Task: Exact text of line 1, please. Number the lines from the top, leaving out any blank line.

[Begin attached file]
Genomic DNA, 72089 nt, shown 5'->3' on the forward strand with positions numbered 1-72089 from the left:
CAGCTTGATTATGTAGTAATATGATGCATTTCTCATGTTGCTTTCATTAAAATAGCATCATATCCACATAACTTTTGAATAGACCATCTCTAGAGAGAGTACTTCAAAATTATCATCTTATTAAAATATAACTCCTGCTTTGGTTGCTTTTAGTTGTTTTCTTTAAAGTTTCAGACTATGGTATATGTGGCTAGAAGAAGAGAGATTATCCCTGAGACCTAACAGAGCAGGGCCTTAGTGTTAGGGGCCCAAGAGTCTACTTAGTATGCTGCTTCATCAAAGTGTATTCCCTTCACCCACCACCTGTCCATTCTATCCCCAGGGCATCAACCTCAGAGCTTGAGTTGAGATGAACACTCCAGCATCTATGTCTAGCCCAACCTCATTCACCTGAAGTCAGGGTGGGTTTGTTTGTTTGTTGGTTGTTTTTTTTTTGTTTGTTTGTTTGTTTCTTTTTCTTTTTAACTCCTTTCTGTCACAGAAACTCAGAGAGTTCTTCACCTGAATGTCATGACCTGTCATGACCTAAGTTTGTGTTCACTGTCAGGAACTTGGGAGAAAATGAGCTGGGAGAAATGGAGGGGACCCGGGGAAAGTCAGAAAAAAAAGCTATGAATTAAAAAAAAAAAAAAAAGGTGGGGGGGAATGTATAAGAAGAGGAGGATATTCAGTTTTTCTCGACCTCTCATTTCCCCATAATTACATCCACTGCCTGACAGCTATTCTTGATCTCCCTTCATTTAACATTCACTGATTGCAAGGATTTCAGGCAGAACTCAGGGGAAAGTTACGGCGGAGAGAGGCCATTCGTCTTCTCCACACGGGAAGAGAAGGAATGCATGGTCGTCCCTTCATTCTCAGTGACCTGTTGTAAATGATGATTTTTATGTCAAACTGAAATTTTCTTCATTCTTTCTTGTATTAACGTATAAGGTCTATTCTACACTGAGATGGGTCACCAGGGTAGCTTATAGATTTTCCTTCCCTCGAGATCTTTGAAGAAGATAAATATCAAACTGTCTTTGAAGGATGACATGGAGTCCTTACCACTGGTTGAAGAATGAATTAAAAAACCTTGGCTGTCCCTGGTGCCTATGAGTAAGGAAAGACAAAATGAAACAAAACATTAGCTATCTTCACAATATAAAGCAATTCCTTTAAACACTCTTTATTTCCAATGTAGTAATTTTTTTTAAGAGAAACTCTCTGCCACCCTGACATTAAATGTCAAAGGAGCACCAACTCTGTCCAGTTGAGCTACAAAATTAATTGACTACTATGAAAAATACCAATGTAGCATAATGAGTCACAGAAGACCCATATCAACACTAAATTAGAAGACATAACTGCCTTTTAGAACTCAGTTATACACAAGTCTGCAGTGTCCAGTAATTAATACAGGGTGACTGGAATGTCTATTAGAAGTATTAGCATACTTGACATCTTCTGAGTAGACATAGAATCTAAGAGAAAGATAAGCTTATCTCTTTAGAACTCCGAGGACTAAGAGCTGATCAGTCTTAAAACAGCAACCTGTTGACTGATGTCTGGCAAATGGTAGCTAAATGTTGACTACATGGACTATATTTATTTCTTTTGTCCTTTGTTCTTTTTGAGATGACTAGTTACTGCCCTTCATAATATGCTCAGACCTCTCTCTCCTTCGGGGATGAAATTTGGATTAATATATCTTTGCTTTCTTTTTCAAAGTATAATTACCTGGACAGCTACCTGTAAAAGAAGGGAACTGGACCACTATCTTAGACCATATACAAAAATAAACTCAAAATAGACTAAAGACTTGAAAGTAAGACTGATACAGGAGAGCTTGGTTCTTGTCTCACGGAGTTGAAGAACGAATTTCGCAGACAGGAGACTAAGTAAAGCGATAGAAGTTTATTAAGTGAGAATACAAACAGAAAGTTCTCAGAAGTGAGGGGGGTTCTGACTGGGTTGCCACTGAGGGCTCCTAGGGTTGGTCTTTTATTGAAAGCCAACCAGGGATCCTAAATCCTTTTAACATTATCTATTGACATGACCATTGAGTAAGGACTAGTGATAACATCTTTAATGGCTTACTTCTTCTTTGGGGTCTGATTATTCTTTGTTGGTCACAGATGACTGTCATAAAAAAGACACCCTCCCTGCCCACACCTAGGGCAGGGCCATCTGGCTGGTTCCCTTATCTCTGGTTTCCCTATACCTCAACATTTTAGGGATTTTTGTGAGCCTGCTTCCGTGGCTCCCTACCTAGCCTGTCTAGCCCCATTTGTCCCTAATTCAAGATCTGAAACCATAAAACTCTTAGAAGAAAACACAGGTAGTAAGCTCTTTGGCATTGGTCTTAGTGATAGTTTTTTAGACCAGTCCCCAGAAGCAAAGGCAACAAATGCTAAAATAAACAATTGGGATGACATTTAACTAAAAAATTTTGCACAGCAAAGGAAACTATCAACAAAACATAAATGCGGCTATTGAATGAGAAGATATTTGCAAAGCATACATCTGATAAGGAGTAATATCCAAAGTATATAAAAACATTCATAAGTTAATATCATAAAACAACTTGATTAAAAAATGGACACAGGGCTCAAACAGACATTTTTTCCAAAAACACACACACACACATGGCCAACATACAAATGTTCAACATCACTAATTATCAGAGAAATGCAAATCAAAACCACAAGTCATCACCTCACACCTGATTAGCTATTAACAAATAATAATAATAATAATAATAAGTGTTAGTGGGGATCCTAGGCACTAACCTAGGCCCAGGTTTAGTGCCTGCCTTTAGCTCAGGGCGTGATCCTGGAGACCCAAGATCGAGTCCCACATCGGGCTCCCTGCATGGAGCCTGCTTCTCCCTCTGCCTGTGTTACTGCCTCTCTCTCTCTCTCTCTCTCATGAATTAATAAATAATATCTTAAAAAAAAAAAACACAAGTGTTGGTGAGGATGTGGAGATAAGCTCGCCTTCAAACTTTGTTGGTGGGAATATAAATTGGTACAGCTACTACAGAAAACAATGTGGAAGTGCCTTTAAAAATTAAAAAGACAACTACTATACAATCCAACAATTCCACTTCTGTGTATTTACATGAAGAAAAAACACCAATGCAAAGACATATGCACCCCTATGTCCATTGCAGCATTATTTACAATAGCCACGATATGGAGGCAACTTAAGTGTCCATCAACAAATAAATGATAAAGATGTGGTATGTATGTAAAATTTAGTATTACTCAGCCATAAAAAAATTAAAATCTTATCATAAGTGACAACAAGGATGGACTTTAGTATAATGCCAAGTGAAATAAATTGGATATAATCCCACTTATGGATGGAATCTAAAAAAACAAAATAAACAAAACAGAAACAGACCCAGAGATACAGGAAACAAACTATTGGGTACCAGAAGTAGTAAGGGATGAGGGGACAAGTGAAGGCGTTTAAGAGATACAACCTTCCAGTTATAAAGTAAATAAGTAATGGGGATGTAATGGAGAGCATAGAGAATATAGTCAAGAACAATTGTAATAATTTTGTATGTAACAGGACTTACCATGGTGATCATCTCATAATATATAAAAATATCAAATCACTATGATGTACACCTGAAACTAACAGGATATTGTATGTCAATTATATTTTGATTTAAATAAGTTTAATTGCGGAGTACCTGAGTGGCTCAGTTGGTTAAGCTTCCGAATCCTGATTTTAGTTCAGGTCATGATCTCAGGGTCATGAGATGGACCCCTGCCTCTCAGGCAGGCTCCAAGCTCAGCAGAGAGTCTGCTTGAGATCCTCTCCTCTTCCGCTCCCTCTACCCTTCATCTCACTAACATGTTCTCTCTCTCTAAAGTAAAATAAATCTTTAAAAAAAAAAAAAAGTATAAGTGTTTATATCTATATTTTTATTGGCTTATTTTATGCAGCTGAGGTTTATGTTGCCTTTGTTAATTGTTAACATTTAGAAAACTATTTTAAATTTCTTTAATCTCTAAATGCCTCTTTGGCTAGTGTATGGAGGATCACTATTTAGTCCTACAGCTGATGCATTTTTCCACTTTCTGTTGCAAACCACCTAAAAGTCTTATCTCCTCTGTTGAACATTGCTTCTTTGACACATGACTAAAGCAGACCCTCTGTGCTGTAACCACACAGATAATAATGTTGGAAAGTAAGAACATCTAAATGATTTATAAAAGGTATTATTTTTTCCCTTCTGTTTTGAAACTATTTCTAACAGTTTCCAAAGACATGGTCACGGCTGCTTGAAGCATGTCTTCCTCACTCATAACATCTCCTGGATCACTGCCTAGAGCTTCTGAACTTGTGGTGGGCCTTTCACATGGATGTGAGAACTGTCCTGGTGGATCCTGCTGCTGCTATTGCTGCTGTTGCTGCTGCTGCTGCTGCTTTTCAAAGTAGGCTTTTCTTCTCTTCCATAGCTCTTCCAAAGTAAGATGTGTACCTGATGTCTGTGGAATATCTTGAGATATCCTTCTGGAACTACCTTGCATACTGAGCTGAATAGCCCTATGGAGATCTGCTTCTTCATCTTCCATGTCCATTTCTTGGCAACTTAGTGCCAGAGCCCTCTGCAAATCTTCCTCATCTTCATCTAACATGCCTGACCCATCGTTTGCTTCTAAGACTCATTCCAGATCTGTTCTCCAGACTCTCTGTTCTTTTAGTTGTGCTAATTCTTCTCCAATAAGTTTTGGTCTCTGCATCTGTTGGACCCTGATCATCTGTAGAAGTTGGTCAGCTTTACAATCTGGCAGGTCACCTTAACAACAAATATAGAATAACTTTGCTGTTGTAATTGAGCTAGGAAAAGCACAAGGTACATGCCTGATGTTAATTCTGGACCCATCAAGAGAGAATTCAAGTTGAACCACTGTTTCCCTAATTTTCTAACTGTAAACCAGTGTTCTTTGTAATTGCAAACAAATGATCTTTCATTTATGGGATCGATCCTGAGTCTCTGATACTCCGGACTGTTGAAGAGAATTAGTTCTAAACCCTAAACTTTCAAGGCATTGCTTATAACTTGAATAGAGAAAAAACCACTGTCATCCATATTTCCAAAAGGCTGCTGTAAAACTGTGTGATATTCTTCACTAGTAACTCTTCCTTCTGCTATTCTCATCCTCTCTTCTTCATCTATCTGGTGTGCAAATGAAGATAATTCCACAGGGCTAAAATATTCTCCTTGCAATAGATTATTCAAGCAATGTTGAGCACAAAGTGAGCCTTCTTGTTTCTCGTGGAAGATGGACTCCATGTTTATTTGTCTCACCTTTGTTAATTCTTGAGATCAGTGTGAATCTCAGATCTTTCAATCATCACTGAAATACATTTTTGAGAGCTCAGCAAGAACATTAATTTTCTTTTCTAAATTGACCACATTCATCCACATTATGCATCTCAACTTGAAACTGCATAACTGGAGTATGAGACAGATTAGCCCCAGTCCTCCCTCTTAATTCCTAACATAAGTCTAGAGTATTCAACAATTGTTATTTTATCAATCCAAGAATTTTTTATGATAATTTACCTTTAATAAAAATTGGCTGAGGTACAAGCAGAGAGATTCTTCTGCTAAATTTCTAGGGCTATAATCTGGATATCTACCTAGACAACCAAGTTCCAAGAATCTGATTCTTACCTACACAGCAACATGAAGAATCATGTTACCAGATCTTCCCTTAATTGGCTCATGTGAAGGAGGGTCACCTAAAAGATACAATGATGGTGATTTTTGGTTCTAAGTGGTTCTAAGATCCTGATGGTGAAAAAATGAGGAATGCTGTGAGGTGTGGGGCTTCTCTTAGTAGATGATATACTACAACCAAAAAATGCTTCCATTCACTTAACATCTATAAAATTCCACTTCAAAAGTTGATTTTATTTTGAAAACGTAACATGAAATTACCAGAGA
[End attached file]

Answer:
Genomic DNA, 72089 nt, shown 5'->3' on the forward strand with positions numbered 1-72089 from the left: